For a while now, I've been having a bit of a problem with a fairly untrained intern, who does not have a huge amount of experience in programming. Early on, I told him he could ask for help, knowing I would have liked help in that position.
However, it seems like he does not go to the minimal effort of figuring out the root cause of a problem before asking. Many times, it has been the same variety of problems with the same solutions and same methods to diagnose.
We are working on a web application. I have been trying to drill basic practices in by repeating them whenever he asks a question. No matter which question he asks, I start the answer with:
did you read the error?
did you check what data is being published?
is that data what you expect it to be?
I've figured after enough repetition of this formula, he would know that there's no point in even asking if I am just going to guide him through it in exactly the same way (and it works for 90% of problems). However, he still consistently asks questions, often which are complete repeats of what we've done before and are easy to find on google (such as "how to merge git branch")
What would be the polite and workplace-correct way to deal with this? I simply can't be there to answer his every question, and it's not good for him in the long run either.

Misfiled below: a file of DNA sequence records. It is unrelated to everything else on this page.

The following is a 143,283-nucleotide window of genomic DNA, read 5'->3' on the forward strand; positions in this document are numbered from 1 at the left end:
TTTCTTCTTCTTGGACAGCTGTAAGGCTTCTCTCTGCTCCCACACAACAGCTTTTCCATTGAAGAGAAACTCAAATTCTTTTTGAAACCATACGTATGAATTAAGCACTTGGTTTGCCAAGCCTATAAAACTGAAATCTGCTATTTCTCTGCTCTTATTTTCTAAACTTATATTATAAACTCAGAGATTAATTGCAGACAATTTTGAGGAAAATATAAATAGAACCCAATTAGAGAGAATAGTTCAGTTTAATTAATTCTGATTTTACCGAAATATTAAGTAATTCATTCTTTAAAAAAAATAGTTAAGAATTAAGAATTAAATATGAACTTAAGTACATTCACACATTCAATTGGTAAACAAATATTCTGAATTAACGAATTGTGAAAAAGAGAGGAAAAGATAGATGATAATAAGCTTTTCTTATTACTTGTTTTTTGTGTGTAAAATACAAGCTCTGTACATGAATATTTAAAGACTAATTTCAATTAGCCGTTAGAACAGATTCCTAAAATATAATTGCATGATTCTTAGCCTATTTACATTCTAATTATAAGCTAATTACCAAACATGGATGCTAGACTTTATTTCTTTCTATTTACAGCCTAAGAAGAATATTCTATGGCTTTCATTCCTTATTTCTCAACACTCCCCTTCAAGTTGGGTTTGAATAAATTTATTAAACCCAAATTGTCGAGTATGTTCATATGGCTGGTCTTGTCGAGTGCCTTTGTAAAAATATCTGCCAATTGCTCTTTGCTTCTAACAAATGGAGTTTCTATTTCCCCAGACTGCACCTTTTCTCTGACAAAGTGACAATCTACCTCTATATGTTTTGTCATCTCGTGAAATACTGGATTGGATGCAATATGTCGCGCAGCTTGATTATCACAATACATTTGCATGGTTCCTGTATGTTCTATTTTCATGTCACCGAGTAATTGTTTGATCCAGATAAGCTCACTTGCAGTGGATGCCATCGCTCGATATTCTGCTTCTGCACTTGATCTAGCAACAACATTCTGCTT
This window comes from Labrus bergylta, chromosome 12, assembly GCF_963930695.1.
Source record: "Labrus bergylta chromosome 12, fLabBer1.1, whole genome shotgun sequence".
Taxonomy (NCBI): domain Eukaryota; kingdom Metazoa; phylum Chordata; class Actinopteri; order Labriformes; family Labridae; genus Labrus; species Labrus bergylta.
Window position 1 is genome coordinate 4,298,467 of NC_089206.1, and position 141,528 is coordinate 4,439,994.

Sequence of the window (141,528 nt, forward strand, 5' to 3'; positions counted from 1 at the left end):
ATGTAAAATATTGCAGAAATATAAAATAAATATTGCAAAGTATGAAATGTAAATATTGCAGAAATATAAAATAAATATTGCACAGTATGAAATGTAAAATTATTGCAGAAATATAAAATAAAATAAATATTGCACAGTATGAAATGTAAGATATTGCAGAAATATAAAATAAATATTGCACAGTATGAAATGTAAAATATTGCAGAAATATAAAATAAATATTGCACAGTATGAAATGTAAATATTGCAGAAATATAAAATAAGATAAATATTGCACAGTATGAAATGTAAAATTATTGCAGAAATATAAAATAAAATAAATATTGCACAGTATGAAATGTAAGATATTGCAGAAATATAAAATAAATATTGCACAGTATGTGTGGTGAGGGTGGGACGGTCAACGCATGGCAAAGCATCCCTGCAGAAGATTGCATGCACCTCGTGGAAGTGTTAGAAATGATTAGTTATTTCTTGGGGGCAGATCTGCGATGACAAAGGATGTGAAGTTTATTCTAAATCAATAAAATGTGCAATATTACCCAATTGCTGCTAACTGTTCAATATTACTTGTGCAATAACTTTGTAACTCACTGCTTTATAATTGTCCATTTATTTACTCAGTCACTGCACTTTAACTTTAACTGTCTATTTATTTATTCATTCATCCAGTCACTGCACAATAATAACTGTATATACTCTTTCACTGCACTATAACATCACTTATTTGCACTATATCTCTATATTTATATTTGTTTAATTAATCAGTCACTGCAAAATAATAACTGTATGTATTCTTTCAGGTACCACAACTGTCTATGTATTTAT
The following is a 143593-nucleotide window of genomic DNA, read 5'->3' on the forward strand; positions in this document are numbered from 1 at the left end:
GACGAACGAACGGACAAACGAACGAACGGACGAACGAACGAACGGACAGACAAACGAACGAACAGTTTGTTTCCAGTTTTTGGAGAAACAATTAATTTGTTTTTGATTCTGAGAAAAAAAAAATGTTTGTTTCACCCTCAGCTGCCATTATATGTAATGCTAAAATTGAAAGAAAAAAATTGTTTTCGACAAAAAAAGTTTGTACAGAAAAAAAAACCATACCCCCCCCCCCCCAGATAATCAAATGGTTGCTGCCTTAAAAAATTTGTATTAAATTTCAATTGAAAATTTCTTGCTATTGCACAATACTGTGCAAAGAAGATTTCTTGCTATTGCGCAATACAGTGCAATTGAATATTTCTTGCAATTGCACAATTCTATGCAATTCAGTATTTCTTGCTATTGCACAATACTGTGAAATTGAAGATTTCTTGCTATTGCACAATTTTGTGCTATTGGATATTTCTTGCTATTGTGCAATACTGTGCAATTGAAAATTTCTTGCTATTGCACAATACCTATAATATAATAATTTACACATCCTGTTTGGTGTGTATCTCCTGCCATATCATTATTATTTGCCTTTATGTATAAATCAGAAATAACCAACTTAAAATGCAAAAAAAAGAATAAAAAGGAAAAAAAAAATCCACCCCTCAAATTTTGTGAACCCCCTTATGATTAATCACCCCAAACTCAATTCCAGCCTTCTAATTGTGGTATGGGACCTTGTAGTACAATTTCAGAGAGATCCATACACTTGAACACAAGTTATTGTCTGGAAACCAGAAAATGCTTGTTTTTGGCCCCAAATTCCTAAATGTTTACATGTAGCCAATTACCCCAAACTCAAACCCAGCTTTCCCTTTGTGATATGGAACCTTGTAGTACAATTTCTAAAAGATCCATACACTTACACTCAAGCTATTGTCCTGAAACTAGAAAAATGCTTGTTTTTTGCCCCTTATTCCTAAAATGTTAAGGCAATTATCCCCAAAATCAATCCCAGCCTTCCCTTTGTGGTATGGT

( 5 months ago )
I think from my own experience people often ask questions like this when they lack confidence in themselves. They often know the answer but doubt themselves to the extent where they feel it's better to ask and not risk making a mistake. Does the guy often respond with things like 'of course' and 'oh yeah, you said that last week'?
I don't disagree with anyone else's answers but if this might be the case you should look at ways to boost him up a little bit rather than take him to task. I mean you say this guy is 'fairly untrained', how is it handled when he makes a mistake? Do you encourage him when he does something positive? Maybe spend ten minutes of lunch giving him a chance to chat to you about what you're working on? I think responding to his questions with one of your own might also boost his confidence. If he asks 'What does this error mean', don't get angry but just say 'what do you think it means?' If he answers correctly you have a chance to offer some encouragement and you've made him think for himself.
If he constantly asks you simple questions get him to write a crib sheet. I have one from Git when I first started and it helped me answer my own questions.